Individual cases of his generosity are too numerous for human reckoning. Large sums of money passed through his hands from those requesting his prayers to those in need of help. To give an example from my own experience, I needed a large sum of money in order to graduate. I had most of it in a savings account and my parents were willing to give me the rest, but there was no way I could get it all together in time to avoid an unpleasant consequence. In the office one day I approached Fr. Vladimir for a blessing. Sensing I was in difficulty, he led me to a quieter place and asked what the problem was. “I see. That’s a lot of money. Well, I can give it to you if you want, and you can pay me back when you’re able.” I somehow managed to stammer out my thanks, but he was all business. “Meet me here in an hour, and I’ll have it ready.” When he gave it to me, I said something to the effect that I didn’t know how to thank him. He said, “It’s all right; this way you’ll graduate, and you’ll pray ...” He was a wise merchant.
Fr. Vladimir loved birds and was always feeding them. You couldn’t step into the office’s main storeroom without tripping over one of Fr. Vladimir’s 25-pound bags of birdseed. At night he could often be found in the refectory, cutting dried bread crusts into small pieces for his birds. Probably as a result of this, the monastery was a regular stopping place for many different kinds of migrating birds, some of whom I had never seen before in the Northeast. In fact, the only time I ever recall seeing Fr. Vladimir angry was when cats frightened away some birds
Fr. Vladimir had a gift for teaching: he taught 3rd- and 4th-year Church History at the seminary. Instead of presenting us with dry outlines of events, he tried to inspire us with the lives and labors of the holy men and women, the “principals” in Church history, beginning with the holy Apostles. His own life was an inspiring example. It is always possible, after all, to read about Christianity in books, but in Fr. Vladimir we had before us a living icon of what the goal of our life in Christ, in the Church should be. And that was the best lesson of all.
Fr. Vladimir also had unimpeachable moral authority, both within the monastery community and outside. Although he did not hear confessions, he had keen discernment and many people turned to him for advice. A fellow seminarian once pointed out to me that while other people could chastise you at length and have no effect, all Fr. Vladimir had to do was say one word, and you would instantly be overcome with a feeling of repentance. Likewise, when we had an idea for a project, we would use Fr. Vladimir’s opinion as a test to see if the idea was worthwhile. If he approved, we would go to Archbishop Laurus for his blessing. If, on the other hand, Fr, Vladimir didn’t like the idea it usually meant it wasn’t worth bothering the Rector about it.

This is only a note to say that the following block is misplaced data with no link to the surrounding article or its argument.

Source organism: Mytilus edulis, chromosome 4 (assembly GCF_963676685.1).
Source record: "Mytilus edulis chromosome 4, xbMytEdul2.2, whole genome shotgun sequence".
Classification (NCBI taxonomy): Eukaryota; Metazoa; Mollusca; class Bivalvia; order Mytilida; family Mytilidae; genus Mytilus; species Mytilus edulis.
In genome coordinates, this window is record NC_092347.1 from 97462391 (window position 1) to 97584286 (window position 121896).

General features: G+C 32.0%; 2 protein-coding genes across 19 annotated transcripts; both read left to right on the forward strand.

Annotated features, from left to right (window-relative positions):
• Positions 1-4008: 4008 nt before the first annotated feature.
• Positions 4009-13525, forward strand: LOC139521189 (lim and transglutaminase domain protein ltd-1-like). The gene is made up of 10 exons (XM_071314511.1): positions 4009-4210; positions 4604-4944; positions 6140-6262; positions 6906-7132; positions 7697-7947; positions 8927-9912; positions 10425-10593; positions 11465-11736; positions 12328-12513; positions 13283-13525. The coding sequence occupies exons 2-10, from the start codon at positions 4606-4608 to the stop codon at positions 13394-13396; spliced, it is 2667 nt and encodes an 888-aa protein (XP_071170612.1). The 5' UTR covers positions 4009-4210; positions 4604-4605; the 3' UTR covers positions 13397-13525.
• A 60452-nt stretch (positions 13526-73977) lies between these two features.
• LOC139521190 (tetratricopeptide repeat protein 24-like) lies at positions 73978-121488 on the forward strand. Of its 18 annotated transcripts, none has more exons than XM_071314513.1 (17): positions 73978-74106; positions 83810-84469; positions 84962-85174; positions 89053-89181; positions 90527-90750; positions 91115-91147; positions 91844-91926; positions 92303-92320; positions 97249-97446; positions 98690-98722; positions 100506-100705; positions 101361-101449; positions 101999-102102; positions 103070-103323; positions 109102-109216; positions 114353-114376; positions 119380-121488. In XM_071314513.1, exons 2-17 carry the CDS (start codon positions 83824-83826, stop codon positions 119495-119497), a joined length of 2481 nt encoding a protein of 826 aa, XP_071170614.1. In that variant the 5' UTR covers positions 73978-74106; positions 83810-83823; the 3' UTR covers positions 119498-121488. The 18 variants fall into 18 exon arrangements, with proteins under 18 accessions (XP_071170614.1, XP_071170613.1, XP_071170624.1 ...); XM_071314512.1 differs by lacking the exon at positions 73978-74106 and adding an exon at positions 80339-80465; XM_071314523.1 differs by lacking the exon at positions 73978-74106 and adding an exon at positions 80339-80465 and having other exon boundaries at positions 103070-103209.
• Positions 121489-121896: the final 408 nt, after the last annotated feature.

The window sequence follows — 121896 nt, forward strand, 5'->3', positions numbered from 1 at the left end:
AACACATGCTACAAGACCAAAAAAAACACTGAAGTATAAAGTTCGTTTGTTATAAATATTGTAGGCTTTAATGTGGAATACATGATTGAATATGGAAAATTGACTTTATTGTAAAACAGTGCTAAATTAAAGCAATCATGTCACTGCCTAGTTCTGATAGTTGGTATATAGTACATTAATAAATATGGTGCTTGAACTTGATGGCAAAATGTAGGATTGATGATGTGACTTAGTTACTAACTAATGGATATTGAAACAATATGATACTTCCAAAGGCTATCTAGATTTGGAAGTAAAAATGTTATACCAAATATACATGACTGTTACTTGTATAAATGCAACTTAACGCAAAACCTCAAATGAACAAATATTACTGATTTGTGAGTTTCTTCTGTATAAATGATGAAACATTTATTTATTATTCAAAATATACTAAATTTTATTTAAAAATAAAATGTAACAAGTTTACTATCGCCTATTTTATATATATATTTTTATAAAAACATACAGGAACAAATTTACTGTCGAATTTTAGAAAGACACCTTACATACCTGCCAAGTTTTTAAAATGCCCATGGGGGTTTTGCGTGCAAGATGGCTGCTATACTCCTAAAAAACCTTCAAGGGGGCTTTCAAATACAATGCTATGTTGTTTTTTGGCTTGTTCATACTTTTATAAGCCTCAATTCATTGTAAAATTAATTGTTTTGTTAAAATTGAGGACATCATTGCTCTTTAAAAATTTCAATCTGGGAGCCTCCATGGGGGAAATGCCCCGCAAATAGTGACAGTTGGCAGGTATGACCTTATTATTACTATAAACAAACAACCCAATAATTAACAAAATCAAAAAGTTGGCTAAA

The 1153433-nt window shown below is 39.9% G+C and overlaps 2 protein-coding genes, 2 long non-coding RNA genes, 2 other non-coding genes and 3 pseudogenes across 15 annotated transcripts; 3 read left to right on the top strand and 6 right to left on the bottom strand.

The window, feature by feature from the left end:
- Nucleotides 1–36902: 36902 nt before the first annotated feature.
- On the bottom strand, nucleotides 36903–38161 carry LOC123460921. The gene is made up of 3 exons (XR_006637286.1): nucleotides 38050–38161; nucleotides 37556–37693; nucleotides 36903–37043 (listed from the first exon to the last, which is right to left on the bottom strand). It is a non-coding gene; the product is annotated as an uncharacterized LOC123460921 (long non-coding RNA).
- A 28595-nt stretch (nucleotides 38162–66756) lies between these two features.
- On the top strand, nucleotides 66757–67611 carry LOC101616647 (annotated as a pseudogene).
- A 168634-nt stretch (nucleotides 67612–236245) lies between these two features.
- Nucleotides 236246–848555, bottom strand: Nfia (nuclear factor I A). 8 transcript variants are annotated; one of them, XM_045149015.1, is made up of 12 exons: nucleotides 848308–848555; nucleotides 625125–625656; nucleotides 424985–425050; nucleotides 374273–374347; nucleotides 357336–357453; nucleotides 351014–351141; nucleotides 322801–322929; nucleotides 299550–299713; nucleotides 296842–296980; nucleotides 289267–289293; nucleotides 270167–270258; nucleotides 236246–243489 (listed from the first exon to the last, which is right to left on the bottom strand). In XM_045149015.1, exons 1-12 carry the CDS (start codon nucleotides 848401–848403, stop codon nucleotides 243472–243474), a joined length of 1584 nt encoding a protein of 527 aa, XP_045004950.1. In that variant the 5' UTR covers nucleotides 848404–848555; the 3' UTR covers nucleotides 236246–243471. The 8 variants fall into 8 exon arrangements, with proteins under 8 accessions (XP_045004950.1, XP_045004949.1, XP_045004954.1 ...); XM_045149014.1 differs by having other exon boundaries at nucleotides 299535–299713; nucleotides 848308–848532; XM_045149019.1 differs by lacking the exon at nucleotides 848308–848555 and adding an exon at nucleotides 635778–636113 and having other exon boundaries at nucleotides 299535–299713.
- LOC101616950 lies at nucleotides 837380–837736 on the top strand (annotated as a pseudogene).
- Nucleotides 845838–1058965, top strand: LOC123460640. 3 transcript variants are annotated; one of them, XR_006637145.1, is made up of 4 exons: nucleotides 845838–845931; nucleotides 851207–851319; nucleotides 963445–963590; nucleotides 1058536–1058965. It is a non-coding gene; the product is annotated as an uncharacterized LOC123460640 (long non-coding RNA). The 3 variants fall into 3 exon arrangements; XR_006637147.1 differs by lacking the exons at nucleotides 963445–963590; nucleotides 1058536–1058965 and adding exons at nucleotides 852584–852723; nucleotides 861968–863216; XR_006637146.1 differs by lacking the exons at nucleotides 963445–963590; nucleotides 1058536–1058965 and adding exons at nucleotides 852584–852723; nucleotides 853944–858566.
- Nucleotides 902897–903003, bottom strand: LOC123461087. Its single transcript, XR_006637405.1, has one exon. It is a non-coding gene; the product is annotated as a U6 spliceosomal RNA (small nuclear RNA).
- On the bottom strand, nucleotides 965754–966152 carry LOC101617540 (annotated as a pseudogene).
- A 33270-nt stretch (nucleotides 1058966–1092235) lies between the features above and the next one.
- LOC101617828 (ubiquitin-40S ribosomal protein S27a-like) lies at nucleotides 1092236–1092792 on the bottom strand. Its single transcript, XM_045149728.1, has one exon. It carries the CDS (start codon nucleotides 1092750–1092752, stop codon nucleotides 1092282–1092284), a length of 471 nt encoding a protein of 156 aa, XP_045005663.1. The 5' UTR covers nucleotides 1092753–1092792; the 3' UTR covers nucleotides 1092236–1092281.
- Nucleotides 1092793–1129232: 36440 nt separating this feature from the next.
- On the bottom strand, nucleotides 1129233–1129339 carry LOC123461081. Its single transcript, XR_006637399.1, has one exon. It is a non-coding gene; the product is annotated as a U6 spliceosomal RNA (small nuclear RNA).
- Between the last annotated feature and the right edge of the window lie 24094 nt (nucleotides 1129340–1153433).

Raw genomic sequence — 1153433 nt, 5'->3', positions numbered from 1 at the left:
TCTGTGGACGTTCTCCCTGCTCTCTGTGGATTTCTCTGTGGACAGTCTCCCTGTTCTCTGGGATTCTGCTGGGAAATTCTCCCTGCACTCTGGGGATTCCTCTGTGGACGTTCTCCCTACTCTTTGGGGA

Because of the kindness and hospitality he showed to visitors, as well as his reputation as a man of prayer and spiritual discernment, Fr. Vladimir received mail from people all over the world who wrote to him with their troubles and sorrows. Keeping up with this correspondence was probably a greater burden than most of us realized. It was at night, after the rest of the monastery had gone to bed, that he read and answered his mail. Those who worked with him often came into the office to find him somberly reading a letter, occasionally sighing and crossing himself, suffering with the person who had written him. He frequently served panikhidas and molebens right there in the office in answer to the many requests he received for prayer.
Fr. Vladimir loved children, and it was always touching to watch him around them, because they obviously loved him in return. This was certainly true of my younger sister and brother, even though they did not speak Russian and Fr. Vladimir’s English was limited although he understood it very well. It seemed to me that he would have made a wonderful father, in fact, in the course of his monastic life, he had become precisely that: a father in Christ to generations of younger monks and seminarians, clergy and lay people all over the world. I believe that it was about people like Fr. Vladimir that the Apostle Paul wrote: For though ye have ten thousand instructors in Christ, yet have ye not many fathers.
Fr. Vladimir spent nearly forty years in the monastic life, which was for him a great happiness, although he bore his share of suffering, both spiritual and physical. In the last months of his life he endured a painful brain tumor. Now, however, he has gone there where there is neither sickness, nor sorrow, nor sighing. And just as he sowed an abundance of goodness in his life, so shall he reap the reward of his labors. May his memory among us be eternal.